The harmful effects of diabetes can have a serious impact on someone’s health in later life. Diabetes is a complicated metabolic health problem that can cause damage to your body systems and organs when your blood sugar levels rise to well above normal. This increase in blood sugar can be caused by two different types of diabetes. With type-1 diabetes, the pancreas actually shuts down and can’t produce the insulin needed to maintain a good blood sugar level. With type-2, the insulin is still produced, but your body becomes resistant to it and can no longer use it.
It usually takes years for the harmful effects of diabetes to kick in and even then, some things can be the result of the natural aging process. The sad thing is that the effects of diabetes, such as kidney damage, heart problems and stroke, usually happen when age is causing a decline in your eyesight, memory, hearing and energy levels. These declines are often the result of poor lifestyle choices.
These distressing conditions can be delayed if you make some lifestyle changes and choices that will improve your health. But these changes will probably need you to look closely at the way you live, eat and enjoy a social life. In any case, if you are suffering from diabetes, you may need to do a lot of soul searching because of the lifestyle changes you will be forced to make as well as the uncertain future you are facing.
Symptoms can come on so subtly that many people will ignore them and not bother going for a check-up for weeks or months. Don’t do this! Researchers are finding that the earlier a diagnosis is made then the longer the harmful effects of diabetes can be delayed. The symptoms are caused by high blood glucose or sugar levels which affect the way the kidneys filter urine.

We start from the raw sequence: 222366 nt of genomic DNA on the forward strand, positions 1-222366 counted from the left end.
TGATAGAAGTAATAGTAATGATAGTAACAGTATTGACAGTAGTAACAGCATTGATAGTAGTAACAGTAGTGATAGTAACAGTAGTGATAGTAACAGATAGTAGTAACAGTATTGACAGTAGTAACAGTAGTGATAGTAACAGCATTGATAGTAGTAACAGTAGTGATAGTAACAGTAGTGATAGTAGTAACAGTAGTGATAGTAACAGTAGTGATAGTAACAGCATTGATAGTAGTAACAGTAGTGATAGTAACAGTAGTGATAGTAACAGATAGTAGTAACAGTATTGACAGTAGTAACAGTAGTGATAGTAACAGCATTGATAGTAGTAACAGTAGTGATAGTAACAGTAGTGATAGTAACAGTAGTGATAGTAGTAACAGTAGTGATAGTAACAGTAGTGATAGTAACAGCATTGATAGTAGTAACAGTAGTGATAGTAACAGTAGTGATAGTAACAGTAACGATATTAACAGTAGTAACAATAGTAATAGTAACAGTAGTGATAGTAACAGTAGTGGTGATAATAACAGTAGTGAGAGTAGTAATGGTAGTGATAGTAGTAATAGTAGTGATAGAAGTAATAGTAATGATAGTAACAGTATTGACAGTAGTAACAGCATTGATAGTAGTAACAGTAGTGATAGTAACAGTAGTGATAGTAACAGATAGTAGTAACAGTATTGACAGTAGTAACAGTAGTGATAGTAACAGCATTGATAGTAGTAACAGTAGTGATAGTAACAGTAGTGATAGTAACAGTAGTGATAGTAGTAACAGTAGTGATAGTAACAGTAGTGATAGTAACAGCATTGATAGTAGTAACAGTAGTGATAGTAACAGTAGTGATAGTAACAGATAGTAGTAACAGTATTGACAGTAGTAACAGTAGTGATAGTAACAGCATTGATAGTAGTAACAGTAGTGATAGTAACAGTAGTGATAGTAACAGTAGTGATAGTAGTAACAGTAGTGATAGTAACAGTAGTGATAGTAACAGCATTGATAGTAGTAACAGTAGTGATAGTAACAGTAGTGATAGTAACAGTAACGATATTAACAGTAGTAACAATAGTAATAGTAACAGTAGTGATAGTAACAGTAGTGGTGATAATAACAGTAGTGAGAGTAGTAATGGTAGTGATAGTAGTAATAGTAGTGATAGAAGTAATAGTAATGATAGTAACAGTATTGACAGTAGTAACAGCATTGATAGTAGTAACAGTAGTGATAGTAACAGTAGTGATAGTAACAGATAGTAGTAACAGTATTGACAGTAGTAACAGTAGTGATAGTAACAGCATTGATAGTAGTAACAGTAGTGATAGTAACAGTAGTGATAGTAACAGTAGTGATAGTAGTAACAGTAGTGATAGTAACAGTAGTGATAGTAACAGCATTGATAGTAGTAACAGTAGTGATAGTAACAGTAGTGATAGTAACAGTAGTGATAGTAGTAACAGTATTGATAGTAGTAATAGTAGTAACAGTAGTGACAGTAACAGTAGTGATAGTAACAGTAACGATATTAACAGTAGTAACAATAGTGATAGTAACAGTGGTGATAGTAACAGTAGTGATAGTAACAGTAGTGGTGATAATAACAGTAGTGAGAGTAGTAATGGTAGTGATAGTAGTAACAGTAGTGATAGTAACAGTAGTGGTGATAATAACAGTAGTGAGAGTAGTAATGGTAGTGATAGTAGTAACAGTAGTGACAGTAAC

The extra levels of glucose in the blood will, over time, cause considerable damage to the eyes and retina, eventually leading to blindness. The heart muscle can also become damaged, potentially leading to heart disease, stroke and an increased risk of heart attack. The damage that is done to the veins and arteries in your heart will also lead to damage in those in your hands and feet: especially your feet.
This is known as the peripheral vascular system and feeds your hands and feet with oxygen and nutrients. An increase in blood sugar will have a bad effect on this vascular system and allow the build-up of fluid in these extremities. This can lead to swelling, sores and in a worst case scenario, amputation due to gangrene. This building up of fluid affects the cellular structure of the feet which increases the risk of infection and the body then has less of a chance to repair itself.
Another of the harmful effects of diabetes is that the increase in blood sugar increases the amount of work the kidneys have to do. this takes a heavy toll over the years. The kidneys will attempt to filter out this extra glucose but to do this they need to extract more water from the blood which leads to dehydration. This will make you more thirsty and make you pee more frequently. Without control, this increased workload will eventually lead to kidney failure. The increased strain on the veins in the kidneys will also contribute towards this.